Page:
Diversity 2011

I can empathize with people who feel embittered by Colgate’s Greek system. Criticisms that it can undermine diversity, break up friendships and diminish individuality are valid. Though skepti­cism is always good, placing blame on an institution is wasted energy. Just as current disgust with American politics is not going to lead to reform, neither is anger over frats and sororities. Greek Life is here to stay, but this is not to say that all reform efforts are futile. Any attempt has to proceed not from passion but objectivity, and work to improve, not abolish.

The Greek system is not some menacing beast. It does not have a life of its own; it does not have a particular agenda; it does not by itself discriminate. That is an individual’s prerogative, which we tend to forget. Fervent attacks solely on the entirety are, therefore, misplaced. But what can Colgate do to address individual acts of bigotry? Punitive measures, while effective deterrents, do not change people’s attitudes. Colgate might do well to consider revising its vision statement, which would no doubt affect how students view these issues.

Presently, it reads:

“While we celebrate our diversity, we function as one institution. Although we work together for the success of the University, we also recognize that our differences enrich the experiences of all of us. Groups that lead a separate existence do not support the whole, and those who forsake their culture impoverish all, depriving us of the richness of America’s cultural background. We celebrate that difficult balance between the commonalties of human experience and the particularities of our individual lives.”

This vision seems curiously at odds with American ideals. To be American is to embrace in­dividuality, regardless of its implications for the collective. Asking students to maintain a balance between their own convictions and an overarching Colgate identity, whatever that may be, limits opportunities for individual expression. Should this be desirable? To be fair to Colgate, its goal is to create a depoliticized space conducive to pure intellectual discussion: “Colgate’s mission is to pro­vide a demanding and expansive educational experience to a select group of diverse, talented, intel­lectually sophisticated students.” The net effect leads to an apathetic student body where diversity, a political issue, gets overlooked. No wonder organizations like ALANA and the Sap are located on the fringes of campus, rendering them largely irrelevant to the majority. One only has to look at the University of Michigan’s mission statement to find a quite different take on campus life:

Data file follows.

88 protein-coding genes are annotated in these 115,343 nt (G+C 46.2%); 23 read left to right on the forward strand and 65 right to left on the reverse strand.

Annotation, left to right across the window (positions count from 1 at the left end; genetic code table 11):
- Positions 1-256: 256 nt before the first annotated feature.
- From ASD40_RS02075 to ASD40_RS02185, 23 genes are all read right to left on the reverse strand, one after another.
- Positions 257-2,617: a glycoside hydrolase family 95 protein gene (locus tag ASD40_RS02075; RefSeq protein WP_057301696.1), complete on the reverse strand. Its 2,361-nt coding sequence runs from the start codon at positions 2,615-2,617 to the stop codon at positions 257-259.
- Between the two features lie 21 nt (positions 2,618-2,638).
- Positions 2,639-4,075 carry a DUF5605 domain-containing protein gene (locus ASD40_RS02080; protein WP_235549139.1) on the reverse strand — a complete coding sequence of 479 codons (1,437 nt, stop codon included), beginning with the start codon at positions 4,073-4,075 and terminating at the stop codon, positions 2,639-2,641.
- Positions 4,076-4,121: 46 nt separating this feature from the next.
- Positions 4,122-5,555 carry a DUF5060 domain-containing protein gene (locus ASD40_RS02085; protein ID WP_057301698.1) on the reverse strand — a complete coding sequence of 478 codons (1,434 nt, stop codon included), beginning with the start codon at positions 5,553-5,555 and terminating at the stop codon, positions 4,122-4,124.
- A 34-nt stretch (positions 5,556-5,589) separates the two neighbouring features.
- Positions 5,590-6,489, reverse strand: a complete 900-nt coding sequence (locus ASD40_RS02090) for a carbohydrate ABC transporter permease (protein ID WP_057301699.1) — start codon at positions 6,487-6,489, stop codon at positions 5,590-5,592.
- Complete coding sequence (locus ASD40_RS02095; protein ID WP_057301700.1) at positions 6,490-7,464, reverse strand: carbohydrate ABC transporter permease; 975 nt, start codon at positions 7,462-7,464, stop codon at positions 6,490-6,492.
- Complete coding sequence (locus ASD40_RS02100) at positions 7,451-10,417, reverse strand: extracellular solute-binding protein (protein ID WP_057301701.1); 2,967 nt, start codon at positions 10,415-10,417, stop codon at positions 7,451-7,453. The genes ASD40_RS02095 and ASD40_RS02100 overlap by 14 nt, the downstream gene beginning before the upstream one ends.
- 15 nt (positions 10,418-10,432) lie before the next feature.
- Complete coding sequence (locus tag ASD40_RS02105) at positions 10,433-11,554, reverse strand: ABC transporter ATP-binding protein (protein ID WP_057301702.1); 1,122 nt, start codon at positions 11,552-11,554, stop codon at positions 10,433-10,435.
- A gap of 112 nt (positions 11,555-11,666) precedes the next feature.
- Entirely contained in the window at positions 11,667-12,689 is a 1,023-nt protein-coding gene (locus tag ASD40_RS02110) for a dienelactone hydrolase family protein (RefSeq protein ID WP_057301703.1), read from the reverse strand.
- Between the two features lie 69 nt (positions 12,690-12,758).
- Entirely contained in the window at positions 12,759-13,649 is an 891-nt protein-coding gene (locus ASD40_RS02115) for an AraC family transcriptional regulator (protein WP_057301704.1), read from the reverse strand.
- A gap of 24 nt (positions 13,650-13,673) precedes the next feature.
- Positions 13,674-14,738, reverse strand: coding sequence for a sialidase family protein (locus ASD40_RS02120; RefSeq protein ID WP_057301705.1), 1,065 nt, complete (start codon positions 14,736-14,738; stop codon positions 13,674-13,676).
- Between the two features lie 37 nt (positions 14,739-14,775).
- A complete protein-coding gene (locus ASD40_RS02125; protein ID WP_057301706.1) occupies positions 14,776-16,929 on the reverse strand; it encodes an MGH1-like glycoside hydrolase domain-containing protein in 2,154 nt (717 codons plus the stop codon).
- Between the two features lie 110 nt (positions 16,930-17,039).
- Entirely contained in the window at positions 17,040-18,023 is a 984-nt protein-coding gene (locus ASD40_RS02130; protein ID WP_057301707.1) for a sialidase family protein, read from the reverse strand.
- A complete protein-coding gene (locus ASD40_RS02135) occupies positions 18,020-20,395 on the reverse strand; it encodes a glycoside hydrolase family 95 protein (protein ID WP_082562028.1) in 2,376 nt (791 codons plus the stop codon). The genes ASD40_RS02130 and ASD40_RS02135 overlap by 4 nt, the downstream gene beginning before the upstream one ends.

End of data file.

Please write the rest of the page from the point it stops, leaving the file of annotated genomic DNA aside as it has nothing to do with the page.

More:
“We celebrate and promote diversity in all its forms, seeking the understanding and perspective that distinct life experiences bring. We proclaim ourselves a scholarly community in which ideas may be freely expressed and challenged, and all people are welcomed, respected and nurtured in their academic and social development.”

Michigan seeks diversity as an end goal. Colgate, however, envisions diversity as a means for achieving an academically inclined student body. Means are inconsequential if the desired end is reached, and Colgate, in my experience, has been largely successful at providing intellectual rigor.

So what does all this mean for reforming frats and sororities? Should Colgate politicize its ideol­ogy? If it does, a new vision would trickle down into student attitudes, and the Greek system would reflect that; diversity would become relevant. But Colgate would need to sacrifice its identity as a space for objective academics. Quite the dilemma.

Contact Jesse Listernick at [email protected].